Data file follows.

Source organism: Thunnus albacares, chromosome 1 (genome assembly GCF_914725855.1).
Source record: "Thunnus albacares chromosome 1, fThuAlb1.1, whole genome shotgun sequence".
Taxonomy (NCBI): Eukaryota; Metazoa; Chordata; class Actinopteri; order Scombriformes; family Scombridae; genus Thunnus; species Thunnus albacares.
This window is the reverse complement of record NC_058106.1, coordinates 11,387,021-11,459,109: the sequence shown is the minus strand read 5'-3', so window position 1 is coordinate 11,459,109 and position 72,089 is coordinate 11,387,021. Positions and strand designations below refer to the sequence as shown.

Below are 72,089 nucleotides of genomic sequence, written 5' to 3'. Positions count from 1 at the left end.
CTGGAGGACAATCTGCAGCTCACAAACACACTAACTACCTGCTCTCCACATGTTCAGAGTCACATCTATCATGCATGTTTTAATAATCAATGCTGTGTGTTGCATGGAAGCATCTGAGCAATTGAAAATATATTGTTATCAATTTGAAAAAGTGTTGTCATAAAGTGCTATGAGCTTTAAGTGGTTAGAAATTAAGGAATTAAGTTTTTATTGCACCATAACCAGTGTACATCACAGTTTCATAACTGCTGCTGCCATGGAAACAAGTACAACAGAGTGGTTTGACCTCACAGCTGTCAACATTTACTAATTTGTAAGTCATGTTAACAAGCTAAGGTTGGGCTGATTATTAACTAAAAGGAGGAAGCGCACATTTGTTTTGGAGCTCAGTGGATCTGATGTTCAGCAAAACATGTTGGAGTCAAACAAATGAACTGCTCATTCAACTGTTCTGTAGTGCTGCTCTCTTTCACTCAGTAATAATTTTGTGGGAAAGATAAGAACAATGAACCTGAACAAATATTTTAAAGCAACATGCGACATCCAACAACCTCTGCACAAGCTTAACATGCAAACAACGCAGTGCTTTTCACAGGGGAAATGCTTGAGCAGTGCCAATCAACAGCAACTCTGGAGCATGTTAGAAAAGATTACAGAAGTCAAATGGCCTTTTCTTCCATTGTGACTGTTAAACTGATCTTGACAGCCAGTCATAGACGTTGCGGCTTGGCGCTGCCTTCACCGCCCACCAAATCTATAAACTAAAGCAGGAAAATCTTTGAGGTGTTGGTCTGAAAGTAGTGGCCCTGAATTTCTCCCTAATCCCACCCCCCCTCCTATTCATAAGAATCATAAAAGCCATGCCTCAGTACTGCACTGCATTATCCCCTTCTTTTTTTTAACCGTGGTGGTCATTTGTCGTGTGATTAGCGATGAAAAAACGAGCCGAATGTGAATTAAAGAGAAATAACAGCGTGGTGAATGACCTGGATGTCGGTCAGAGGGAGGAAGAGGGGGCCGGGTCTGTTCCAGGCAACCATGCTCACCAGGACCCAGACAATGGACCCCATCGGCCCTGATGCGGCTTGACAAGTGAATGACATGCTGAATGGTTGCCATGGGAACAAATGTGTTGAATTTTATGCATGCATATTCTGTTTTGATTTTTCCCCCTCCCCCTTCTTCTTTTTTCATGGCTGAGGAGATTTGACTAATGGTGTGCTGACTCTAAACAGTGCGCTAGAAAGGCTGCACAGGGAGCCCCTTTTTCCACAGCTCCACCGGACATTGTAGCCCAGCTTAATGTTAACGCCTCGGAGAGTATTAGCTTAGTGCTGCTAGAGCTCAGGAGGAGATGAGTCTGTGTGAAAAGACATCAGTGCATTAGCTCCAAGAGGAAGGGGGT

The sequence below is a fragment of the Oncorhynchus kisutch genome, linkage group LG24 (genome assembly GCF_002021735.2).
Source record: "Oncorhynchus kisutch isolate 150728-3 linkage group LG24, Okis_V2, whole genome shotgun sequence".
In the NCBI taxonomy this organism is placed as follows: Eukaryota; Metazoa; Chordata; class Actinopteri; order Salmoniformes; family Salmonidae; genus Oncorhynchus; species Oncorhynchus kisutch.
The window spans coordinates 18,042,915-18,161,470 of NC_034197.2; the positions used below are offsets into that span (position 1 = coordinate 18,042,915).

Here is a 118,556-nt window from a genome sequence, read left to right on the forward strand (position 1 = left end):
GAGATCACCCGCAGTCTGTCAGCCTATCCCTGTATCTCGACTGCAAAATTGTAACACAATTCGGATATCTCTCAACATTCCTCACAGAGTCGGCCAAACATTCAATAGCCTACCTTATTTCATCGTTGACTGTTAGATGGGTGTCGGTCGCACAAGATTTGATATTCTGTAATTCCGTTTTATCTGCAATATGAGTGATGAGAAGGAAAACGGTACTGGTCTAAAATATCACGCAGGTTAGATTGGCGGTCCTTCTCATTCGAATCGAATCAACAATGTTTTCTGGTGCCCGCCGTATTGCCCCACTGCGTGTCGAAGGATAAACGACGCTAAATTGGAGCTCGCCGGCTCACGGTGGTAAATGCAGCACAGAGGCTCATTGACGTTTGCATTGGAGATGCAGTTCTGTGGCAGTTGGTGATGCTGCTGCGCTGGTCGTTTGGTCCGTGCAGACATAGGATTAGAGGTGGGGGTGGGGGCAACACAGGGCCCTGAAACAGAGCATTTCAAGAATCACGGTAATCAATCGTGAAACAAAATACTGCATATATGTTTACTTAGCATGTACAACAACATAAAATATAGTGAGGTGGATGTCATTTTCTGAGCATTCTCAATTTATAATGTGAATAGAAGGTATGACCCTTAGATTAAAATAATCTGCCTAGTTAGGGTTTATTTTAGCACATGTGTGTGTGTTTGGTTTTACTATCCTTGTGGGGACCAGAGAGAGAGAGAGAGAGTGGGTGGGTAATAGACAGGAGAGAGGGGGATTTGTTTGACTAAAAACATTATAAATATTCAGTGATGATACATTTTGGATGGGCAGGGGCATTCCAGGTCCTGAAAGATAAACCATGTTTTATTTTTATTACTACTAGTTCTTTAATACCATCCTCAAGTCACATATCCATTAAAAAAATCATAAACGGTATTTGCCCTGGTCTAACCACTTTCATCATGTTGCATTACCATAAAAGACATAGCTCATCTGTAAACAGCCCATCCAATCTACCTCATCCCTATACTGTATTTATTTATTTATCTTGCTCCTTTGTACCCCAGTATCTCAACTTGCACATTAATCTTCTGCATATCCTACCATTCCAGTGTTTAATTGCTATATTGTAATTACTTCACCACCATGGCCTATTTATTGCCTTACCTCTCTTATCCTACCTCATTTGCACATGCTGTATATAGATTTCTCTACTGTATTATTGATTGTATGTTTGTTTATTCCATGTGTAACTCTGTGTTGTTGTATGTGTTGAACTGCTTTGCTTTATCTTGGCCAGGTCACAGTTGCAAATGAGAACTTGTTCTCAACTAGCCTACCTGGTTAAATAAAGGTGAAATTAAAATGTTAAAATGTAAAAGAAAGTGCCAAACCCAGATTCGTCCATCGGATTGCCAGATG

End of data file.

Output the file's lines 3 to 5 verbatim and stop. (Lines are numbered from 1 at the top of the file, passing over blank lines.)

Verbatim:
Taxonomy (NCBI): Eukaryota; Metazoa; Chordata; class Actinopteri; order Scombriformes; family Scombridae; genus Thunnus; species Thunnus albacares.
This window is the reverse complement of record NC_058106.1, coordinates 11,387,021-11,459,109: the sequence shown is the minus strand read 5'-3', so window position 1 is coordinate 11,459,109 and position 72,089 is coordinate 11,387,021. Positions and strand designations below refer to the sequence as shown.

Below are 72,089 nucleotides of genomic sequence, written 5' to 3'. Positions count from 1 at the left end.